The College Board’s contention is that learning to interpret data in graph(ic) form is about learning how to “use evidence” — but at least insofar as the test is concerned, there is exactly zero consideration of where that data comes from, what viewpoints or biases its sources may espouse, and whether it is actually valid. In other words, all of what using evidence effectively actually entails. The only thing that matters is whether students can figure out what information the graph is literally conveying.
There’s a word for that: comprehension.
As I’ve written about recently, one of the things I find most concerning about the redesigned SAT essay is students’ tendency to write things like, Through the use of strong diction, metaphors, and statistics, author x makes a compelling case for why self-driving vehicles should be embraced.
The problem is that students are given no information about the source of the statistics, and as the excerpt above clearly illustrates, the use of statistics (even lots of them!) by itself says absolutely nothing about whether a source is trustworthy. But students are in no way penalized for suggesting that citing lots of numbers automatically makes an author’s argument strong. And that is huge, whopping, not to mention potentially dangerous, misunderstanding.
Moreover, students are also permitted to project their misconceptions onto the audience as a whole, e.g., Readers cannot fail to be impressed by the plethora of large numbers the author cites. (Actually, yes, some readers probably can fail to be impressed, but only if they actually know something about the subject.)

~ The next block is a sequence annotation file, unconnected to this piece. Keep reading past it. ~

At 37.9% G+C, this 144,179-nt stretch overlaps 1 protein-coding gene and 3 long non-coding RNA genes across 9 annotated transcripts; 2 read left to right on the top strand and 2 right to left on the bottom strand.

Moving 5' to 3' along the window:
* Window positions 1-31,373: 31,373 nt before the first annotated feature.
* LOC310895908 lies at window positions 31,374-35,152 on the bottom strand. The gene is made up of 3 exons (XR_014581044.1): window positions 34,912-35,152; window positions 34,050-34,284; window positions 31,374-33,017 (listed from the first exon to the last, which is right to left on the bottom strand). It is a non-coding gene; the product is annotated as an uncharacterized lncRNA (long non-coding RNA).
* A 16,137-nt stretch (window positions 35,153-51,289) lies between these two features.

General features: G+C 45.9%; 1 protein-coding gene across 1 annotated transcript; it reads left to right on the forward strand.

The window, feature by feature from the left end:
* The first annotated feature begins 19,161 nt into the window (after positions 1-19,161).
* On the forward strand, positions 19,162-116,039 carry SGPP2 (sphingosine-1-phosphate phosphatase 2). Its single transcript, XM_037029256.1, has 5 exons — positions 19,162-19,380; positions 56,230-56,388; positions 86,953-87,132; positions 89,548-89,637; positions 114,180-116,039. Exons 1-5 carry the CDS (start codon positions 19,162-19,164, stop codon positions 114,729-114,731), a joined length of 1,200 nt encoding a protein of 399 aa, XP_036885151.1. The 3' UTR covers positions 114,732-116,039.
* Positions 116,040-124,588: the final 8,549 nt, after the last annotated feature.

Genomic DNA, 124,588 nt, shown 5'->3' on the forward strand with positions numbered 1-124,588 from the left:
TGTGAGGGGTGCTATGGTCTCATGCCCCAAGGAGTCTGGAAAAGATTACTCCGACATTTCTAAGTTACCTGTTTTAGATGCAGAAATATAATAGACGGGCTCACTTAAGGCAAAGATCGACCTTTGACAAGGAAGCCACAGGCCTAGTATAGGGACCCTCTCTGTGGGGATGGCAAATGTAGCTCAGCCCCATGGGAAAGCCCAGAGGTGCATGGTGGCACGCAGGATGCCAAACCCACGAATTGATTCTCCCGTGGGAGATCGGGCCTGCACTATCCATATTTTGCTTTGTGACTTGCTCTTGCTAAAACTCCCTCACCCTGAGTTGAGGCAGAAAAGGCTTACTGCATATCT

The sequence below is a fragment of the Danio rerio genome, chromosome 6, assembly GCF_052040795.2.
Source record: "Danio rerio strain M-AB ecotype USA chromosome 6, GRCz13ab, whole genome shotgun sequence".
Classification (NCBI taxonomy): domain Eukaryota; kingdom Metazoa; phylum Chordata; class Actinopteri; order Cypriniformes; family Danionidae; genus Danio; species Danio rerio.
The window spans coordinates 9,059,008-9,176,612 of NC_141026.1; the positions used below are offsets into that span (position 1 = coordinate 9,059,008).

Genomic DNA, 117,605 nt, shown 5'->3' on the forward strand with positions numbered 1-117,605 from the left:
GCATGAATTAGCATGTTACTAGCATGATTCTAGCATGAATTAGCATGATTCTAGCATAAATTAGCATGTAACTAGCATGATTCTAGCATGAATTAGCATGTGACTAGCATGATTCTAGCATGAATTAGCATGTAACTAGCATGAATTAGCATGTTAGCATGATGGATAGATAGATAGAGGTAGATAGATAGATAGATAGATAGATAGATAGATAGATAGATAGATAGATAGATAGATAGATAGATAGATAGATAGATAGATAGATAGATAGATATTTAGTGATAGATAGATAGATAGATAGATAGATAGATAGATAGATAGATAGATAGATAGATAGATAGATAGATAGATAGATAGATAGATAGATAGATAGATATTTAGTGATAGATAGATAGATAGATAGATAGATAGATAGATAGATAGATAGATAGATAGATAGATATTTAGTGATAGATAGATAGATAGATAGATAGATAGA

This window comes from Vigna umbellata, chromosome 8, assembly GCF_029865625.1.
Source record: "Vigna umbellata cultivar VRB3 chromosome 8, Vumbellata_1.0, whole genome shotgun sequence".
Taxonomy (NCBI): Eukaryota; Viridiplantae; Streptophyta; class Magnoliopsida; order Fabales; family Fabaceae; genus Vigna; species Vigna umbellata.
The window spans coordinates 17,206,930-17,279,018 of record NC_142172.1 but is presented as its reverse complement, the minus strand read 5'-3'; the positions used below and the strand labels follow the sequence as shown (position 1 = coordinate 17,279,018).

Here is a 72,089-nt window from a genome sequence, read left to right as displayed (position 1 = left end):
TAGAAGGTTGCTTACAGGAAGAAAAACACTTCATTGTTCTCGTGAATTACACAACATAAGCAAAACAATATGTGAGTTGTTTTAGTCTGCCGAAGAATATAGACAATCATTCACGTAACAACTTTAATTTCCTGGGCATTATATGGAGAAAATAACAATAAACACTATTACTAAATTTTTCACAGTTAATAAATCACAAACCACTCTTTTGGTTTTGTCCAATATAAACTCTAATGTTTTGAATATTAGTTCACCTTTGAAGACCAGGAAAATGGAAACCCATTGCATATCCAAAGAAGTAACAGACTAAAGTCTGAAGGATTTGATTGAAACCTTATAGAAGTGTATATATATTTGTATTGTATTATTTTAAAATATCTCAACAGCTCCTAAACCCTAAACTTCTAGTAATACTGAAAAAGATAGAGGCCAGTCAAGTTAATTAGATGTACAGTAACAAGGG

Taking these kinds of subtleties into account is largely beyond the scope of the graders — but then, the entire scoring model itself is part of the problem.
To be sure, this type of fallacy is a lot less over-the-top— and therefore less interesting to the media — than the patent absurdities students could get away with on the old essay, but it’s a lot more insidious and in its own way just as damaging (if not more so).
Condoning these types of statements only encourages students to conflate appearance and reality — exactly the sort of thing that leaves them open to being easily manipulated. That is exactly the opposite of fostering critical thinking.
In the real world, as I think is obvious by now, these types of misconceptions can have pretty huge consequences.
If you’re just starting to look into test-prep for the SAT or ACT, the sheer number of options can be a little overwhelming (more than a little, actually). And if you don’t have reliable recommendations, finding a program or tutor that fits your needs can be a less-than-straightforward process. There are obviously a lot of factors to consider, but here I’d like to focus on one area in which companies have been known to exaggerate: score-improvement.
To start with, yes, some companies are notorious for deflating the scores of their diagnostic tests in order to get panicked students to sign up for their classes. This is something to be very, very wary of. For the most accurate baseline score, you should use a diagnostic test produced only by the College Board or the ACT. Timed, proctored, diagnostics are great, but using imitation material at the start can lead you very far down the wrong path. (more…)
A while back, I happened to find myself discussing the AP® craze with a colleague who teaches AP classes, and at one point, she mentioned offhandedly that with the push toward data collection and continual assessment, schools are increasingly eliminating the type of cumulative final exams that used to be standard in favor of frequent small-scale quizzes and tests that can be easily plotted for administrators’ consumption.
I poked around and discovered that some schools have also eliminated cumulative mid-term or final exams because such assessments are insufficiently “authentic” (read: not fun) or because of concerns about stress, or because so much time is already devoted to state tests.
I wasn’t really aware of that shift when I was tutoring various SAT II and AP exams, but it explained some of what I encountered: students had been exposed to key concepts, but they hadn’t been given sufficient practice for those concepts to really sink in. They were learning only what they needed to know for a particular quiz or test and then promptly forgetting the material.